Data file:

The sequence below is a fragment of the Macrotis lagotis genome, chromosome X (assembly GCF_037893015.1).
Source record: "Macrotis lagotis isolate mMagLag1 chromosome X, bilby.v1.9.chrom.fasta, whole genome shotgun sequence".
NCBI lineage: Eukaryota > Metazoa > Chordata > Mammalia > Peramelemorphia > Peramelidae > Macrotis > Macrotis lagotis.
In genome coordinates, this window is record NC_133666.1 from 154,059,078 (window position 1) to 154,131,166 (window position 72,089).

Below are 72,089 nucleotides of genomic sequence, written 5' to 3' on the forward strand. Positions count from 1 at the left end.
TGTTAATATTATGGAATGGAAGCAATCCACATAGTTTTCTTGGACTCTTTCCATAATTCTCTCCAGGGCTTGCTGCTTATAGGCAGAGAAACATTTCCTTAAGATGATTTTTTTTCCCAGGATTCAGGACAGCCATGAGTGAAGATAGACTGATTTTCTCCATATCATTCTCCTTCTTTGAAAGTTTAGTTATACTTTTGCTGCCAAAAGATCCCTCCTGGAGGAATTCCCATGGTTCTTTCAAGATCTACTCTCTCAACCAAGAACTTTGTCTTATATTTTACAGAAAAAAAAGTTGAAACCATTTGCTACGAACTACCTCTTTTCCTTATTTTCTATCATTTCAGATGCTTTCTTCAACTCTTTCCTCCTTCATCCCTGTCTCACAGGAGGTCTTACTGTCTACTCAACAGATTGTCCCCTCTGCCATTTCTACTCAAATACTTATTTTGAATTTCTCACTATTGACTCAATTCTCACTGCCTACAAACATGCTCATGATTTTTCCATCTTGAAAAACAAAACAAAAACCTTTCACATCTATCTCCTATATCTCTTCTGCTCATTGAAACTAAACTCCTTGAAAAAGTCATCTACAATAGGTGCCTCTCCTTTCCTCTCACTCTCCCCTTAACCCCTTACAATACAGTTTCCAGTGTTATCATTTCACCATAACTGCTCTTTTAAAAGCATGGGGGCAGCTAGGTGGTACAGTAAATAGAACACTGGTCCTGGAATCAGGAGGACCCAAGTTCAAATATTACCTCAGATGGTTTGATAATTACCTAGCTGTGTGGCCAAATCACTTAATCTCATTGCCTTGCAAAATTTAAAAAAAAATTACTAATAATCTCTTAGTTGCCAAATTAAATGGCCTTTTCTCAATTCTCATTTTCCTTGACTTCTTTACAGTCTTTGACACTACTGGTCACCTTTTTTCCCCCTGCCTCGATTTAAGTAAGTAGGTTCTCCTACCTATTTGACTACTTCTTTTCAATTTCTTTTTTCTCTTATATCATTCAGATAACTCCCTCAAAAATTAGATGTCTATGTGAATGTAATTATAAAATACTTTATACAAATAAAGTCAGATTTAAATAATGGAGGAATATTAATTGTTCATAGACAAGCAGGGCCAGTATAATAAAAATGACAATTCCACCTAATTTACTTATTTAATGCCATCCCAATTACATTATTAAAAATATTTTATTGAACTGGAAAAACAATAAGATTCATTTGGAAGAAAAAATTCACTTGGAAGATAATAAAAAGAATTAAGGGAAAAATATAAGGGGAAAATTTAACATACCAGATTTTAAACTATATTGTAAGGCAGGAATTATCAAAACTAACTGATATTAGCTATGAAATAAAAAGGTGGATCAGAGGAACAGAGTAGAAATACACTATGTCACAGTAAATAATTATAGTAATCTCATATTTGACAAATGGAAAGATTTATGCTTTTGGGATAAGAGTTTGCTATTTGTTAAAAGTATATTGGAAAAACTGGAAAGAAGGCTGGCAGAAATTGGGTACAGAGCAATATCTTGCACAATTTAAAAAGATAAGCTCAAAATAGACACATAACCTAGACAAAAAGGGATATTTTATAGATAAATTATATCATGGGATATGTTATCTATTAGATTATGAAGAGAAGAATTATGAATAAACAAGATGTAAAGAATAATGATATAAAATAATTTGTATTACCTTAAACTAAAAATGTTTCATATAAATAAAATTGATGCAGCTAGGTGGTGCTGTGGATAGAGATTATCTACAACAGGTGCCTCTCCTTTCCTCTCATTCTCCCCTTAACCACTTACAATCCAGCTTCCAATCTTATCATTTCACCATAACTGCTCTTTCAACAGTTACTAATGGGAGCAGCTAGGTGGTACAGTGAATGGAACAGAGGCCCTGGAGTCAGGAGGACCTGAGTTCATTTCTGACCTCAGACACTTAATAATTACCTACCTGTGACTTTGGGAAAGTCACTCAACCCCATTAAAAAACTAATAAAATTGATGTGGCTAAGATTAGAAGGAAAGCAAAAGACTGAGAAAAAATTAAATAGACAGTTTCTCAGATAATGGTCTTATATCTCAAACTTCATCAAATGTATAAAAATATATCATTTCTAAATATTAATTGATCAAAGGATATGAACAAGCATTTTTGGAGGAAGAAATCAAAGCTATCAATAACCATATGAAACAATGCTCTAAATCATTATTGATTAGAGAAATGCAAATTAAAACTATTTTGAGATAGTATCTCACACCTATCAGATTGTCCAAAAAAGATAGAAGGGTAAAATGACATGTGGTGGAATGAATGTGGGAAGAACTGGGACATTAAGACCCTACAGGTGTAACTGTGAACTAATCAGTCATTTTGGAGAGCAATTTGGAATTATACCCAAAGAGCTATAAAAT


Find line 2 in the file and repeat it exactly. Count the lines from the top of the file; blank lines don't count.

Source record: "Macrotis lagotis isolate mMagLag1 chromosome X, bilby.v1.9.chrom.fasta, whole genome shotgun sequence".